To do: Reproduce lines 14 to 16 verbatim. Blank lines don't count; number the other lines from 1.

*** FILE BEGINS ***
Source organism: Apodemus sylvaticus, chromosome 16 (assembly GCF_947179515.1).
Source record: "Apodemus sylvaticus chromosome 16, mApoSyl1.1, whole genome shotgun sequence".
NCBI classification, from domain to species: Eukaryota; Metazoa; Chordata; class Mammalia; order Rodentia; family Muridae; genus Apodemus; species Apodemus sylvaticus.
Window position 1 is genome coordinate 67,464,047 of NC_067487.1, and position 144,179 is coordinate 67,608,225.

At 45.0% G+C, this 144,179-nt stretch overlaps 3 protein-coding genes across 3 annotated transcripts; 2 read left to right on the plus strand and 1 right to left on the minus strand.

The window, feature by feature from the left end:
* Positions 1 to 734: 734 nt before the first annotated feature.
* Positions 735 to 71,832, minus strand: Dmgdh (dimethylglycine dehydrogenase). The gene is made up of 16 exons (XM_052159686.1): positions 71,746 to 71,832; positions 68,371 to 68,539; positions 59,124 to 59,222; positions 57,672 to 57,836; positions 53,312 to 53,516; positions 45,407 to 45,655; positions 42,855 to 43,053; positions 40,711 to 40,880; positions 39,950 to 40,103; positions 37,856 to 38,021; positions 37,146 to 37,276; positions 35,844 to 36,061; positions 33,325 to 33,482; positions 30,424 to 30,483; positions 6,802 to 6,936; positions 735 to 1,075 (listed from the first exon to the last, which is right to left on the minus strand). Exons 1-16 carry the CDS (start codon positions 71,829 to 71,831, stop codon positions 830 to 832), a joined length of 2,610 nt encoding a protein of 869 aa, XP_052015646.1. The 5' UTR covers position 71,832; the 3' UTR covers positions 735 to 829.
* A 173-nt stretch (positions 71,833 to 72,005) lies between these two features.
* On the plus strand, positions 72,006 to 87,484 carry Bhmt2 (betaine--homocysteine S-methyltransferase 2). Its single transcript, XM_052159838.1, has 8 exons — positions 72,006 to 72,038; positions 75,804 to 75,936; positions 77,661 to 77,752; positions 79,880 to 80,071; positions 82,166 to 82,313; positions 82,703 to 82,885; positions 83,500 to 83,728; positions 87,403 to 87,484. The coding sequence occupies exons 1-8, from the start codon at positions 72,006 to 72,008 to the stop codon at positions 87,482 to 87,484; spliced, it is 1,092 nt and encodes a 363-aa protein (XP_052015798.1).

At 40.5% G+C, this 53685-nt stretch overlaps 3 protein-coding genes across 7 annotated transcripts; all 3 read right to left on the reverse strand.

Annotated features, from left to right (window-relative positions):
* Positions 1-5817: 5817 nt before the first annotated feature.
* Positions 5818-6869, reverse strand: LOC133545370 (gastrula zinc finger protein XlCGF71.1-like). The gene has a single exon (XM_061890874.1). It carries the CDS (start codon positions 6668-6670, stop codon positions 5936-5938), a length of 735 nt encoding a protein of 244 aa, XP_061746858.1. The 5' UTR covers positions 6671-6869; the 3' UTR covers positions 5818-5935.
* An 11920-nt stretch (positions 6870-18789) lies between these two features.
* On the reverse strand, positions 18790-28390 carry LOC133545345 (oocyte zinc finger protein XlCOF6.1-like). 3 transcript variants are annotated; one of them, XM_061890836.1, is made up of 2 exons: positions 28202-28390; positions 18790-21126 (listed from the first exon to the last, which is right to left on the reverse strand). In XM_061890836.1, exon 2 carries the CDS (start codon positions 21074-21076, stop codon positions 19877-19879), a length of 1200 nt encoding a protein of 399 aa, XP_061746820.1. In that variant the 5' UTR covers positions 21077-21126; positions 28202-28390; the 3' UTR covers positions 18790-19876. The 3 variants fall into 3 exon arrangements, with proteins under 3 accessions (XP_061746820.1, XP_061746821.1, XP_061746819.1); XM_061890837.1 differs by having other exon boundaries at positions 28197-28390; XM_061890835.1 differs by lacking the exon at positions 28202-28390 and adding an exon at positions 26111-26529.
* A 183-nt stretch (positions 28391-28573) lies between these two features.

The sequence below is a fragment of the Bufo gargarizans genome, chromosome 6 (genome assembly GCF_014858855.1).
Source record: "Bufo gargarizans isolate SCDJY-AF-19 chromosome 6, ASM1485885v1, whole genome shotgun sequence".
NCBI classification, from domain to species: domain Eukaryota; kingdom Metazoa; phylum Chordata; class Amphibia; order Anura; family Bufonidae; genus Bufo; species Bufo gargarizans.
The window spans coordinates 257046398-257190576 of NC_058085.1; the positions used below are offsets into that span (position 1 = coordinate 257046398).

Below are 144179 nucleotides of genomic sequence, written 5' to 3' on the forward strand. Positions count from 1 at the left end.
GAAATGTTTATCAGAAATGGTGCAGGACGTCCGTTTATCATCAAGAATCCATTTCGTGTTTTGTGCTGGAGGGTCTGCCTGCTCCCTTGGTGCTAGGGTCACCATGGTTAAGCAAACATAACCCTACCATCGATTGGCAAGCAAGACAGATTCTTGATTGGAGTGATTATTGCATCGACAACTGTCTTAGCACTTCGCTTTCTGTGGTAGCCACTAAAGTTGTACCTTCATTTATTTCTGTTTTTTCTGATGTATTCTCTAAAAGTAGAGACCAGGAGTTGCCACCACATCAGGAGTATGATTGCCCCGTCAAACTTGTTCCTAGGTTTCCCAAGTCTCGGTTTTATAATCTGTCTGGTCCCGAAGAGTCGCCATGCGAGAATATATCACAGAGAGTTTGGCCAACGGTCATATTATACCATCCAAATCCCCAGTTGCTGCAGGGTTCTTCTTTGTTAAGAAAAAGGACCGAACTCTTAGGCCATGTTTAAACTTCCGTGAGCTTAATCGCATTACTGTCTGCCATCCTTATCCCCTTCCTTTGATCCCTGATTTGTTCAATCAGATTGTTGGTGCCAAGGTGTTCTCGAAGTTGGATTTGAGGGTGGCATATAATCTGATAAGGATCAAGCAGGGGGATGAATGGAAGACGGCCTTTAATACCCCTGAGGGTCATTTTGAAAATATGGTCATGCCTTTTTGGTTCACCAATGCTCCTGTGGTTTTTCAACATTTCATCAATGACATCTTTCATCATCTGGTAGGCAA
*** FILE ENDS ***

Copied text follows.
* Positions 5818-6869, reverse strand: LOC133545370 (gastrula zinc finger protein XlCGF71.1-like). The gene has a single exon (XM_061890874.1). It carries the CDS (start codon positions 6668-6670, stop codon positions 5936-5938), a length of 735 nt encoding a protein of 244 aa, XP_061746858.1. The 5' UTR covers positions 6671-6869; the 3' UTR covers positions 5818-5935.
* An 11920-nt stretch (positions 6870-18789) lies between these two features.
* On the reverse strand, positions 18790-28390 carry LOC133545345 (oocyte zinc finger protein XlCOF6.1-like). 3 transcript variants are annotated; one of them, XM_061890836.1, is made up of 2 exons: positions 28202-28390; positions 18790-21126 (listed from the first exon to the last, which is right to left on the reverse strand). In XM_061890836.1, exon 2 carries the CDS (start codon positions 21074-21076, stop codon positions 19877-19879), a length of 1200 nt encoding a protein of 399 aa, XP_061746820.1. In that variant the 5' UTR covers positions 21077-21126; positions 28202-28390; the 3' UTR covers positions 18790-19876. The 3 variants fall into 3 exon arrangements, with proteins under 3 accessions (XP_061746820.1, XP_061746821.1, XP_061746819.1); XM_061890837.1 differs by having other exon boundaries at positions 28197-28390; XM_061890835.1 differs by lacking the exon at positions 28202-28390 and adding an exon at positions 26111-26529.